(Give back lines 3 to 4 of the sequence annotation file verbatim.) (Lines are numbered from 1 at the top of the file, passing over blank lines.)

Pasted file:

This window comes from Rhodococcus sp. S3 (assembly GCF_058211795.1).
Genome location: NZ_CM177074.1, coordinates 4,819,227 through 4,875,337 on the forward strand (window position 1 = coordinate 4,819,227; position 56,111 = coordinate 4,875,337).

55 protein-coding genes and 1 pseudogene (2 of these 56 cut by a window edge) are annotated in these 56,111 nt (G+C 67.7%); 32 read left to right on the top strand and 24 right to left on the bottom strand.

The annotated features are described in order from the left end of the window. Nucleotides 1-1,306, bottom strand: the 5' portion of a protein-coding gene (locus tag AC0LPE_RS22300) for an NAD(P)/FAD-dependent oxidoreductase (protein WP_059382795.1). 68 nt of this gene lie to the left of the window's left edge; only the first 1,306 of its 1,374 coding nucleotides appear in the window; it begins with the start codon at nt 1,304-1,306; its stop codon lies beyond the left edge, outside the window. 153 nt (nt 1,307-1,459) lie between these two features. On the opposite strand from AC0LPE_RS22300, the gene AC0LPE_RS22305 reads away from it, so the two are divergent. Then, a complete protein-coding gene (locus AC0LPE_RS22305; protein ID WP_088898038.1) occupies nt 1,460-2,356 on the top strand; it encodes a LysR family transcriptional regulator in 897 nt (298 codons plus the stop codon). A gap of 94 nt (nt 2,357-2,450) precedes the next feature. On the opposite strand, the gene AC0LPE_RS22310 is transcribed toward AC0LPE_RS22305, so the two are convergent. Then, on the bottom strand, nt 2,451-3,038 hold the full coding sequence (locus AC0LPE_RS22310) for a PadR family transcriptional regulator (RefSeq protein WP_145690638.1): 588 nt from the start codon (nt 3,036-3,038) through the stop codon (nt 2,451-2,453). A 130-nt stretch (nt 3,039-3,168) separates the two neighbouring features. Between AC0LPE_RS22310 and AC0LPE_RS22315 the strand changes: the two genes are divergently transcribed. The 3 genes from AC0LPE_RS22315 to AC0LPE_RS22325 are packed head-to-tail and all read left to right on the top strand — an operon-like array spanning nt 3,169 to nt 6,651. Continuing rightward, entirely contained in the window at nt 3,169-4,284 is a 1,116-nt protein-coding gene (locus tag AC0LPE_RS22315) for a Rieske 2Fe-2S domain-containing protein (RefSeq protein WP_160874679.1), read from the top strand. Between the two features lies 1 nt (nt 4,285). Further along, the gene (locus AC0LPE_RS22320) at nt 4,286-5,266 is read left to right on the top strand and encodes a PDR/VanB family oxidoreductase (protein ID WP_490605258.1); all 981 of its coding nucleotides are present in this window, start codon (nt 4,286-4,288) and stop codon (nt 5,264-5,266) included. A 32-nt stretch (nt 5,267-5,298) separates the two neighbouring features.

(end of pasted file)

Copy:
55 protein-coding genes and 1 pseudogene (2 of these 56 cut by a window edge) are annotated in these 56,111 nt (G+C 67.7%); 32 read left to right on the top strand and 24 right to left on the bottom strand.

The annotated features are described in order from the left end of the window. Nucleotides 1-1,306, bottom strand: the 5' portion of a protein-coding gene (locus tag AC0LPE_RS22300) for an NAD(P)/FAD-dependent oxidoreductase (protein WP_059382795.1). 68 nt of this gene lie to the left of the window's left edge; only the first 1,306 of its 1,374 coding nucleotides appear in the window; it begins with the start codon at nt 1,304-1,306; its stop codon lies beyond the left edge, outside the window. 153 nt (nt 1,307-1,459) lie between these two features. On the opposite strand from AC0LPE_RS22300, the gene AC0LPE_RS22305 reads away from it, so the two are divergent. Then, a complete protein-coding gene (locus AC0LPE_RS22305; protein ID WP_088898038.1) occupies nt 1,460-2,356 on the top strand; it encodes a LysR family transcriptional regulator in 897 nt (298 codons plus the stop codon). A gap of 94 nt (nt 2,357-2,450) precedes the next feature. On the opposite strand, the gene AC0LPE_RS22310 is transcribed toward AC0LPE_RS22305, so the two are convergent. Then, on the bottom strand, nt 2,451-3,038 hold the full coding sequence (locus AC0LPE_RS22310) for a PadR family transcriptional regulator (RefSeq protein WP_145690638.1): 588 nt from the start codon (nt 3,036-3,038) through the stop codon (nt 2,451-2,453). A 130-nt stretch (nt 3,039-3,168) separates the two neighbouring features. Between AC0LPE_RS22310 and AC0LPE_RS22315 the strand changes: the two genes are divergently transcribed. The 3 genes from AC0LPE_RS22315 to AC0LPE_RS22325 are packed head-to-tail and all read left to right on the top strand — an operon-like array spanning nt 3,169 to nt 6,651. Continuing rightward, entirely contained in the window at nt 3,169-4,284 is a 1,116-nt protein-coding gene (locus tag AC0LPE_RS22315) for a Rieske 2Fe-2S domain-containing protein (RefSeq protein WP_160874679.1), read from the top strand. Between the two features lies 1 nt (nt 4,285). Further along, the gene (locus AC0LPE_RS22320) at nt 4,286-5,266 is read left to right on the top strand and encodes a PDR/VanB family oxidoreductase (protein ID WP_490605258.1); all 981 of its coding nucleotides are present in this window, start codon (nt 4,286-4,288) and stop codon (nt 5,264-5,266) included. A 32-nt stretch (nt 5,267-5,298) separates the two neighbouring features.